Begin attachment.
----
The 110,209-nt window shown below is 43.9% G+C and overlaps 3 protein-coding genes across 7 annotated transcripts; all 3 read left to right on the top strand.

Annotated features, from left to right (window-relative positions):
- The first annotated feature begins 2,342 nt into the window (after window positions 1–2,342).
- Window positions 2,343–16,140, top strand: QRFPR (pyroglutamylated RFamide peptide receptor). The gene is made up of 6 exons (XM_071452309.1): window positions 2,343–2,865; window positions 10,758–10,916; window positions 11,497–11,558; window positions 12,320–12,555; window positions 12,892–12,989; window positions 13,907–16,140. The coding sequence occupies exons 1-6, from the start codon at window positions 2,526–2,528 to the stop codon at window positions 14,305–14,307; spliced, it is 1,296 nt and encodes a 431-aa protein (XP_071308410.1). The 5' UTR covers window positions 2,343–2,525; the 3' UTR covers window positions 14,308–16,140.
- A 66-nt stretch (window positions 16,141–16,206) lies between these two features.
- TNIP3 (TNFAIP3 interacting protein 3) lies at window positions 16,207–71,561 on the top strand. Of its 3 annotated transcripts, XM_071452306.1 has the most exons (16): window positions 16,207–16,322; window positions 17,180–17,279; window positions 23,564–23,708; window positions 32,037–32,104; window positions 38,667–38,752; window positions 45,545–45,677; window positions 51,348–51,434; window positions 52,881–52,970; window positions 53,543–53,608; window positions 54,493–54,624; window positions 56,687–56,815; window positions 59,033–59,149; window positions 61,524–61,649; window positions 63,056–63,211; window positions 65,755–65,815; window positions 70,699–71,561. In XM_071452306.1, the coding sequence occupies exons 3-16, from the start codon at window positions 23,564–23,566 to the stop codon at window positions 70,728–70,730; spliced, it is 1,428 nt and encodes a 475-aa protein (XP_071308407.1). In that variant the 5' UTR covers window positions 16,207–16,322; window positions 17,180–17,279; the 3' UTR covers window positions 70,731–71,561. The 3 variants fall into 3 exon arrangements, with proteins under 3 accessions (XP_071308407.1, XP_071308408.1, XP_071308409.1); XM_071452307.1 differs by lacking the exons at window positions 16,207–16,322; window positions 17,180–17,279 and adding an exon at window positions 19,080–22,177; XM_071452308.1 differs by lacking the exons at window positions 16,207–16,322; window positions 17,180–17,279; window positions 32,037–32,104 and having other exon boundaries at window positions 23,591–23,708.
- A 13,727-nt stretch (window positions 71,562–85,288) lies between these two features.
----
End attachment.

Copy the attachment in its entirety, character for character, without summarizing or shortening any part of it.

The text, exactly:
The 110,209-nt window shown below is 43.9% G+C and overlaps 3 protein-coding genes across 7 annotated transcripts; all 3 read left to right on the top strand.

Annotated features, from left to right (window-relative positions):
- The first annotated feature begins 2,342 nt into the window (after window positions 1–2,342).
- Window positions 2,343–16,140, top strand: QRFPR (pyroglutamylated RFamide peptide receptor). The gene is made up of 6 exons (XM_071452309.1): window positions 2,343–2,865; window positions 10,758–10,916; window positions 11,497–11,558; window positions 12,320–12,555; window positions 12,892–12,989; window positions 13,907–16,140. The coding sequence occupies exons 1-6, from the start codon at window positions 2,526–2,528 to the stop codon at window positions 14,305–14,307; spliced, it is 1,296 nt and encodes a 431-aa protein (XP_071308410.1). The 5' UTR covers window positions 2,343–2,525; the 3' UTR covers window positions 14,308–16,140.
- A 66-nt stretch (window positions 16,141–16,206) lies between these two features.
- TNIP3 (TNFAIP3 interacting protein 3) lies at window positions 16,207–71,561 on the top strand. Of its 3 annotated transcripts, XM_071452306.1 has the most exons (16): window positions 16,207–16,322; window positions 17,180–17,279; window positions 23,564–23,708; window positions 32,037–32,104; window positions 38,667–38,752; window positions 45,545–45,677; window positions 51,348–51,434; window positions 52,881–52,970; window positions 53,543–53,608; window positions 54,493–54,624; window positions 56,687–56,815; window positions 59,033–59,149; window positions 61,524–61,649; window positions 63,056–63,211; window positions 65,755–65,815; window positions 70,699–71,561. In XM_071452306.1, the coding sequence occupies exons 3-16, from the start codon at window positions 23,564–23,566 to the stop codon at window positions 70,728–70,730; spliced, it is 1,428 nt and encodes a 475-aa protein (XP_071308407.1). In that variant the 5' UTR covers window positions 16,207–16,322; window positions 17,180–17,279; the 3' UTR covers window positions 70,731–71,561. The 3 variants fall into 3 exon arrangements, with proteins under 3 accessions (XP_071308407.1, XP_071308408.1, XP_071308409.1); XM_071452307.1 differs by lacking the exons at window positions 16,207–16,322; window positions 17,180–17,279 and adding an exon at window positions 19,080–22,177; XM_071452308.1 differs by lacking the exons at window positions 16,207–16,322; window positions 17,180–17,279; window positions 32,037–32,104 and having other exon boundaries at window positions 23,591–23,708.
- A 13,727-nt stretch (window positions 71,562–85,288) lies between these two features.